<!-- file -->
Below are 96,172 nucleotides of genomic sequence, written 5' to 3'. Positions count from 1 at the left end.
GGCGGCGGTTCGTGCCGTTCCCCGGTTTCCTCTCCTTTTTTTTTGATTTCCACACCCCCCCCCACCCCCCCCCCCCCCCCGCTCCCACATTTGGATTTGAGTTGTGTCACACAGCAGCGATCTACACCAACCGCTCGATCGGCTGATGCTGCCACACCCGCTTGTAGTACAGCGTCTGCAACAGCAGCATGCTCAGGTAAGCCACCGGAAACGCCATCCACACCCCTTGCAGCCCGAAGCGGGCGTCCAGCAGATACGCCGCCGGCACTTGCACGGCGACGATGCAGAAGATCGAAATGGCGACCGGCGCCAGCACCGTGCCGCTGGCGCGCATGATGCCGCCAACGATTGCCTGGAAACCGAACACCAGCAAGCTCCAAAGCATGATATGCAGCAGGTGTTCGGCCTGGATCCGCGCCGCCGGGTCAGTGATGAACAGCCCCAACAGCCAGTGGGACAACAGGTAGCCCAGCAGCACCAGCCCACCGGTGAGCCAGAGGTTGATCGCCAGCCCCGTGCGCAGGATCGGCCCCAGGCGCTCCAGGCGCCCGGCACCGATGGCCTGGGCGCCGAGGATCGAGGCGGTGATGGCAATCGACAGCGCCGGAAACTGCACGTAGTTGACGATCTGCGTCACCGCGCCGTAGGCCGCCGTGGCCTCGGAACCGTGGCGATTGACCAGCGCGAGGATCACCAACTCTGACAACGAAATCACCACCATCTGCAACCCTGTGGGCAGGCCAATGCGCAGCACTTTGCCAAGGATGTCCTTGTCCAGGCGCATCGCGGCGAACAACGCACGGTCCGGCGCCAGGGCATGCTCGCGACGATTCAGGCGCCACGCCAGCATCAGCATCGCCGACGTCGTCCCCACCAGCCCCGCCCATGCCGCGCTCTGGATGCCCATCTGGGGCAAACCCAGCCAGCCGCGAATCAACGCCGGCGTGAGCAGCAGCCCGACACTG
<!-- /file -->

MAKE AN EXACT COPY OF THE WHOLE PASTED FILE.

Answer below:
Below are 96,172 nucleotides of genomic sequence, written 5' to 3'. Positions count from 1 at the left end.
GGCGGCGGTTCGTGCCGTTCCCCGGTTTCCTCTCCTTTTTTTTTGATTTCCACACCCCCCCCCACCCCCCCCCCCCCCCCGCTCCCACATTTGGATTTGAGTTGTGTCACACAGCAGCGATCTACACCAACCGCTCGATCGGCTGATGCTGCCACACCCGCTTGTAGTACAGCGTCTGCAACAGCAGCATGCTCAGGTAAGCCACCGGAAACGCCATCCACACCCCTTGCAGCCCGAAGCGGGCGTCCAGCAGATACGCCGCCGGCACTTGCACGGCGACGATGCAGAAGATCGAAATGGCGACCGGCGCCAGCACCGTGCCGCTGGCGCGCATGATGCCGCCAACGATTGCCTGGAAACCGAACACCAGCAAGCTCCAAAGCATGATATGCAGCAGGTGTTCGGCCTGGATCCGCGCCGCCGGGTCAGTGATGAACAGCCCCAACAGCCAGTGGGACAACAGGTAGCCCAGCAGCACCAGCCCACCGGTGAGCCAGAGGTTGATCGCCAGCCCCGTGCGCAGGATCGGCCCCAGGCGCTCCAGGCGCCCGGCACCGATGGCCTGGGCGCCGAGGATCGAGGCGGTGATGGCAATCGACAGCGCCGGAAACTGCACGTAGTTGACGATCTGCGTCACCGCGCCGTAGGCCGCCGTGGCCTCGGAACCGTGGCGATTGACCAGCGCGAGGATCACCAACTCTGACAACGAAATCACCACCATCTGCAACCCTGTGGGCAGGCCAATGCGCAGCACTTTGCCAAGGATGTCCTTGTCCAGGCGCATCGCGGCGAACAACGCACGGTCCGGCGCCAGGGCATGCTCGCGACGATTCAGGCGCCACGCCAGCATCAGCATCGCCGACGTCGTCCCCACCAGCCCCGCCCATGCCGCGCTCTGGATGCCCATCTGGGGCAAACCCAGCCAGCCGCGAATCAACGCCGGCGTGAGCAGCAGCCCGACACTG